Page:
Additional Committee Assignments Announced. News on committee assignments continued to be released this week. In the Senate, Majority Leader Chuck Schumer (D-NY) announced his party’s committee assignments, and Minority Leader Mitch McConnell (R-KY) announced his as well. Of note to healthcare stakeholders:
- Senate Finance Committee Republicans welcomed three new members: Sens. Ron Johnson (R-WI), Thom Tillis (R-NC) and Marsha Blackburn (R-TN).
- New members of the Senate Appropriations Committee include Sens. Gary Peters (D-MI), Deb Fischer (R-NE) and Katie Britt (R-AL).
Across the Capitol, House Minority Leader Hakeem Jeffries (D-NY) announced Democratic members of select committees this week, including the Subcommittee on the Coronavirus Pandemic. Democratic members include Ranking Member Raul Ruiz (D-CA) and Reps. Debbie Dingell (D-MI), Kweisi Mfume (D-MD), Deborah Ross (D-NC) and Robert Garcia (D-CA).
Administration Announces PHE End Date. On January 30, the Biden Administration announced its intent to end the COVID-19 PHE and national emergency on May 11. As noted above, it did so through an SAP in response to the COVID-19 bills being considered on the House floor this week.
The SAP stated: “At present, the Administration’s plan is to extend the emergency declarations to May 11, and then end both emergencies on that date. This wind-down would align with the Administration’s previous commitments to give at least 60 days’ notice prior to termination of the PHE.” The SAP went on to express opposition to the abrupt manner in which the House bills (H.R. 382 and H.J. Res. 7) would end the PHE and national emergency, citing potential chaos and uncertainty throughout the healthcare system.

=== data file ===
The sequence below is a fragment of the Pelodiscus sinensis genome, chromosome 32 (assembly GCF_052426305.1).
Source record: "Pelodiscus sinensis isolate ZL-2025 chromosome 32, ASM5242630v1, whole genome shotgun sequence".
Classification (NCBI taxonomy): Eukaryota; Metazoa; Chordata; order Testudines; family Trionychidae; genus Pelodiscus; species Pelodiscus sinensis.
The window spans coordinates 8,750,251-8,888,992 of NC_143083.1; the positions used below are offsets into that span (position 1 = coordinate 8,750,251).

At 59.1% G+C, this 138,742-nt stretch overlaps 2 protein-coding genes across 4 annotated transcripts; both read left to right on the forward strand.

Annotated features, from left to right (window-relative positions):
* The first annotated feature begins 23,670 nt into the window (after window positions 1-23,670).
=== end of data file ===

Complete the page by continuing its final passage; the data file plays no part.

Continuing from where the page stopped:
This PHE end date announcement will kick off a flurry of activity from the Administration to address and clarify how to transition temporary policy changes that were put in place during the PHE and are set to expire with it. For example, while many Medicare telehealth flexibilities were untied from the PHE with the enactment of the Consolidated Appropriations Act, 2023, other telehealth provisions are still tied to the PHE’s end date. One example is a waiver for the prescribing of controlled substances via telehealth without an in-person visit. On that front, the DEA indicated on January 31 that it will release long-awaited rules to address this issue before the end of the emergency declarations.
Our team is closely monitoring the PHE unwinding and will continue to report updates as additional administrative announcement are made.
CMS Releases Final Rule on Medicare Advantage Risk Adjustment Data Validation. On January 30, the Centers for Medicare & Medicaid Services (CMS) released a final rule regarding the Medicare Advantage (MA) Risk Adjustment Data Validation (RADV) program that CMS uses to recover improper risk adjustment payments made to MA plans.